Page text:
Until now I had assumed that a “peep” was that squishy sugar-covered marshmallow treat that we enjoyed as kids and a “yo-yo” was a toy on a string. As it turns out, peep and yo-yo are also term used to described types of diving patterns. A square dive is one in which there are no excursions to the surface, known as a “peep”, except at the end of the dive, of course. This is in contrast to a yo-yo dive in which divers repeatedly “peep” for a moment at the surface during a dive. The problem is that yo-yo dives are thought to increase the risk of developing neurologic decompression illness, which happens when bubbles in the circulation move from the venous side to the arterial side of the body by way of the lungs during recompression. These arterial bubbles can damage the nervous system and lead to paralysis. For this reason, yo-yo diving is considered a dangerous practice.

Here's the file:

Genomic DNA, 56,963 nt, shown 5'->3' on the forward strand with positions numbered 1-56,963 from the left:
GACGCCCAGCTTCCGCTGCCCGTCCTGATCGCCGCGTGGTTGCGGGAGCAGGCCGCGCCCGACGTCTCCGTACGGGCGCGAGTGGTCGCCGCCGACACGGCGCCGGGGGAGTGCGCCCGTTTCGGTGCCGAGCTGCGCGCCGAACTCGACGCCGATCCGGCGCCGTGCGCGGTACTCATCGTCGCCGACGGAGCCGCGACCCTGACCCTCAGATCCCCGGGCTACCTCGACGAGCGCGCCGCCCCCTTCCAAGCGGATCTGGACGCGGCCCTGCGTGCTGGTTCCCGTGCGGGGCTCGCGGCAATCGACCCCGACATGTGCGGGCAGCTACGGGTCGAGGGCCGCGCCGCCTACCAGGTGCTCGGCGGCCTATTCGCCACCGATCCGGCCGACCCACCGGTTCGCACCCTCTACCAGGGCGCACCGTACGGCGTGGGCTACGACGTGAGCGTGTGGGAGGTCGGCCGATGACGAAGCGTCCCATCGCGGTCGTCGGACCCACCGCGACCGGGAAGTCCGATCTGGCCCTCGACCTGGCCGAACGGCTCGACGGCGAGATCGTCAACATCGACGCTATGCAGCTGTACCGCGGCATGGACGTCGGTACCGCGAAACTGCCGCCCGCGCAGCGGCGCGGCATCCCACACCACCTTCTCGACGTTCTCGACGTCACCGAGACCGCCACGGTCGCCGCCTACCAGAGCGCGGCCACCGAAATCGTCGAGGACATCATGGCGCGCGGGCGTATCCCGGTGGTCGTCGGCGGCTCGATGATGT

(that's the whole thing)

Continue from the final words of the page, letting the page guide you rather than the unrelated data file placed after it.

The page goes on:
Interestingly, studies of small mammals, such as rats, have found that yo-yo diving helps prevent the development of decompression illness. But a recent study published in the Journal of Applied Physiology found that larger mammals, such as pigs, have increased risk for developing decompression illness when they underwent a square or yo-yo dive with 4 peeps. In contrast, a yo-yo dive with only 2 peeps was found to somewhat decrease the risk for decompression illness although the findings did provide evidence to justify the concern about this type of diving practice.
Ofir D, Yanir Y, Mullokandov M, Aviner B, Arieli Y. Evidence for the infiltration of gas bubbles into the arterial circulation and neuronal injury following “yo-yo” dives in pigs. Journal of Applied Physiology. In press. doi: 10.1152/japplphysiol.00392.2016
Categories: Comparative Physiology